Both glass and polycarbonate outdoor lights look similar, so this is less a matter of aesthetics than something like, say, choosing bronze or black housings. The factors that will be important include resistance to scratches, cracks, and shatters; glare resistance; weight; and ease of installation and replacement.
Borosilicate Glass and Polycarbonate Lensing: A Brief History
Borosilicate glass predates the discovery of polycarbonate and is used in many applications within and beyond the lighting industry. Borosilicate glass was first available in 1893 and was launched by the company now known as SCHOTT AG under the brand name DURAN®. It was originally designed as laboratory glassware and was preferred over other options for its durability and chemical resistance. In 1915, Corning Glass Works began producing an improved version, Pyrex, which is often seen as synonymous with borosilicate glass.
Many lighting manufacturers use borosilicate glass for wall packs, bollard lights, flood lights, and walkway lights. Prismatic borosilicate glass is popular for its durability and its added glare protection.
First discovered at the turn of the 20th century, polycarbonate would remain in development for nearly fifty years before the first products ventured out into the open market. Thanks to Bayer in Germany and General Electric in the United States, polycarbonate items eventually began to populate the marketplace; the first iterations of polycarbonate actually had a brown hue. It wasn’t until the 1970s that clear polycarbonate lenses came into production. Now, polycarbonate is a popular material used for electrical applications, lighting fixtures, beverage cans, and more.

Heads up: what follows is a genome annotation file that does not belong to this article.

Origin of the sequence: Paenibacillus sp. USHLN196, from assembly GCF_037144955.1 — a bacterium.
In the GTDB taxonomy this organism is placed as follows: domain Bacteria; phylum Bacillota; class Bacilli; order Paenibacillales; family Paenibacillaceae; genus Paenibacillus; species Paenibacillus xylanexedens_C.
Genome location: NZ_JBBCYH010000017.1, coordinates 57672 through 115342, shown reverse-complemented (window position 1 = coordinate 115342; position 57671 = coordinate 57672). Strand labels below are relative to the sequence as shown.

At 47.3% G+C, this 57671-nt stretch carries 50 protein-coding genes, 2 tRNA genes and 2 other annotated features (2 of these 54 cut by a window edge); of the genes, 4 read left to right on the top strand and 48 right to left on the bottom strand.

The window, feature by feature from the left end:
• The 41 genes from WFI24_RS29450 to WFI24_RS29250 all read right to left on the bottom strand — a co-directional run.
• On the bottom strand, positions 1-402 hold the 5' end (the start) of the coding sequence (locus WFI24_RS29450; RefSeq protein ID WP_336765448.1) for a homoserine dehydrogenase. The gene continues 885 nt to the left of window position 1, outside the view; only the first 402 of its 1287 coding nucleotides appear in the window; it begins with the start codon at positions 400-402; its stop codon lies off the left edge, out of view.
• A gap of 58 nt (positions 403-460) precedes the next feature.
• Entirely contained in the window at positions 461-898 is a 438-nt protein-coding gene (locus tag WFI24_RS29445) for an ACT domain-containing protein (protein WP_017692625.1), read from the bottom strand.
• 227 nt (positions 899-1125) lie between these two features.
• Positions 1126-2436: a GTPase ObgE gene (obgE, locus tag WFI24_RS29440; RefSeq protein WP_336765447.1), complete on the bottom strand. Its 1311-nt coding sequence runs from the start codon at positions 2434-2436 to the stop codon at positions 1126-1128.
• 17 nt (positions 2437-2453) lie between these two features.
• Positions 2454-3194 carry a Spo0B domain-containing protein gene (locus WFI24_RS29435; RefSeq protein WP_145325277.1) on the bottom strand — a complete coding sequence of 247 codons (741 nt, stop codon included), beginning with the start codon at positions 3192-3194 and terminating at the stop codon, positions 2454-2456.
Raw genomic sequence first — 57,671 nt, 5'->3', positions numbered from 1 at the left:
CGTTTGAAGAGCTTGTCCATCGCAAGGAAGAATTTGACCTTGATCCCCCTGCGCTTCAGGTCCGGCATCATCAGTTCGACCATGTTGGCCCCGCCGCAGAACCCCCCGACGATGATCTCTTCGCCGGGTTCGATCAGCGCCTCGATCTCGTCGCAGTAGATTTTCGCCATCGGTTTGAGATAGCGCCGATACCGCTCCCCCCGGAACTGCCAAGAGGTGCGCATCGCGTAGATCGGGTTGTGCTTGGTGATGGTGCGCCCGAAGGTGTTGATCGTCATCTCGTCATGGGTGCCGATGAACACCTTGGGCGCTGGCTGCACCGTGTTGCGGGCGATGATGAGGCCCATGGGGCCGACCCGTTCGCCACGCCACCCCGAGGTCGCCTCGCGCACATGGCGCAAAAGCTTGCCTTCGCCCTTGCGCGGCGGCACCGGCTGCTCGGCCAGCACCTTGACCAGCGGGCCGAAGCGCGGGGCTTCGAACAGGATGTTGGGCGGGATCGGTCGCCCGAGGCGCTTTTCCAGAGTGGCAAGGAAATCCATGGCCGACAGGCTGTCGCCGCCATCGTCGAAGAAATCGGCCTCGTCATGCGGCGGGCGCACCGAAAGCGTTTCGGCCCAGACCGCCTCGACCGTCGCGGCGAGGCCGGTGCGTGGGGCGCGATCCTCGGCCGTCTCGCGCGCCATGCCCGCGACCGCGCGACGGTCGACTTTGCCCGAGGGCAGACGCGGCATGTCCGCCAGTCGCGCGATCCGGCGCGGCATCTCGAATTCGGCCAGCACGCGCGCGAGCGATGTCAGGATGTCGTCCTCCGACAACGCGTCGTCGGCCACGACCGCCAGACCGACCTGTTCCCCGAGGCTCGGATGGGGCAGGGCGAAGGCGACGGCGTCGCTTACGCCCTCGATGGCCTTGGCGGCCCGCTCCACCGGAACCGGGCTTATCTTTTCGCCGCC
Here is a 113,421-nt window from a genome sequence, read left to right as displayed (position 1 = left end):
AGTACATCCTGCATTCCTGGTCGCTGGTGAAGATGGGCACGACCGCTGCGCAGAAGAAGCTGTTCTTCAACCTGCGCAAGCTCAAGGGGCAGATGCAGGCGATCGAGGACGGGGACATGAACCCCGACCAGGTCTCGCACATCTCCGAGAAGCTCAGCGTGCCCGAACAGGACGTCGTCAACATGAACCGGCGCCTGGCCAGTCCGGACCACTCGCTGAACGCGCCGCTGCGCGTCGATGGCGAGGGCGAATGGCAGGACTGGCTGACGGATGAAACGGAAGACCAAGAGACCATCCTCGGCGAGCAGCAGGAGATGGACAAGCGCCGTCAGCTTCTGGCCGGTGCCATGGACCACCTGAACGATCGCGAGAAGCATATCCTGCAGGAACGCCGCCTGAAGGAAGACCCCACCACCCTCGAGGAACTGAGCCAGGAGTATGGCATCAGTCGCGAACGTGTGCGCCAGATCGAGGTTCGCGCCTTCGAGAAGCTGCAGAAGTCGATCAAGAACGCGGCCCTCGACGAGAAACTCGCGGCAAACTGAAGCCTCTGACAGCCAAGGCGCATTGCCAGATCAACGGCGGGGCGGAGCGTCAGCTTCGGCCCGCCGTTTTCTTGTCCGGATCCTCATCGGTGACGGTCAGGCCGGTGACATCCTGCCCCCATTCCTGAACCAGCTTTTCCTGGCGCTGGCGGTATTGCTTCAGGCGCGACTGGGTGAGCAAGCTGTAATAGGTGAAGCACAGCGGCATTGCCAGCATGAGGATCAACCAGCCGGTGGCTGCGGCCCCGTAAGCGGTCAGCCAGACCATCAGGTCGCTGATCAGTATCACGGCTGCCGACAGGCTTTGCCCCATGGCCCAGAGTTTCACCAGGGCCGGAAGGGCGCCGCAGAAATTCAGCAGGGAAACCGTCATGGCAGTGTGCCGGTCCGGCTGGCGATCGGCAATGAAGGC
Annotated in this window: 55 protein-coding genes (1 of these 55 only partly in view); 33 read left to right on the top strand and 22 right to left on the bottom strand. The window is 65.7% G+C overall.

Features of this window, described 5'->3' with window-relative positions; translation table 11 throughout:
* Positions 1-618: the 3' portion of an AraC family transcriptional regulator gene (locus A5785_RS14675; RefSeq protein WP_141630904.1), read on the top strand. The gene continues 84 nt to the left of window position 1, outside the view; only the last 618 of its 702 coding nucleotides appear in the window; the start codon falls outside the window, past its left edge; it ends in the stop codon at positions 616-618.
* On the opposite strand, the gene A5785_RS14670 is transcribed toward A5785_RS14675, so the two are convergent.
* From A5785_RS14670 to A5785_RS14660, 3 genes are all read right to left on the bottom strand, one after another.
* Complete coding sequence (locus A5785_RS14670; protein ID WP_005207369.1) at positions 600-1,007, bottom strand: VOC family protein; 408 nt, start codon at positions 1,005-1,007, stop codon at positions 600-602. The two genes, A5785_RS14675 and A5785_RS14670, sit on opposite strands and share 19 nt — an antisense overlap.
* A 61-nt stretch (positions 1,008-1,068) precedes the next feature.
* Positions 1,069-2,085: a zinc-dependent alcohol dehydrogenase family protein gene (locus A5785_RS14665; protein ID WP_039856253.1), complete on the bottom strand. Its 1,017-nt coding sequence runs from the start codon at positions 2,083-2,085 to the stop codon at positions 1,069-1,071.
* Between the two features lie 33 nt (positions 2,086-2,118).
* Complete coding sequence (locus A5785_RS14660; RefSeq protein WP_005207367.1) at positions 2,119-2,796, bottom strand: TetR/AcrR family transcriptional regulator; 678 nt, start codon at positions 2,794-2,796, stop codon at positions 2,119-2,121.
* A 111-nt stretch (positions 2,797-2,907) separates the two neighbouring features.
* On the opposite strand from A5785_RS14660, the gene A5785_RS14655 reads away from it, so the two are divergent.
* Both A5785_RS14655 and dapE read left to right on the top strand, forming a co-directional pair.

Pros and Cons: Glass Outdoor Lights
Glass has the advantage of having been around for a few centuries and having gone through numerous advances, innovations, and evolutions. The primary advantage to glass is its resistance to scratching. While glass can certainly still be scratched, it is inherently much more difficult to scratch than polycarbonate. The added scratch resistance of glass is certainly attractive, as it protects the fixtures from small debris and damage from the elements.
Additionally, glass is still one of the most optically clear materials available. This is why it is still the material of choice for many tools outside of the lighting industry, including camera lenses, binoculars, and microscopes.
While glass has its advantages, the drawbacks are just as glaring (no pun intended). While glass may be resistant against scratches, it has minimal impact resistance; it can easily be cracked or broken altogether. Because wall packs are often installed well above eye level, it may not be evident when a unit has broken glass. The longer a wall pack remains damaged, the more susceptible its internal components are to water damage. Of course, there is also the issue of broken glass on the ground beneath the unit—if the wall pack is installed over a playground, sidewalk, or another trafficked location, there is the potential for injury during or after a break. Older wall packs not using LEDs often use light sources containing mercury, which further amplifies the risk of injury.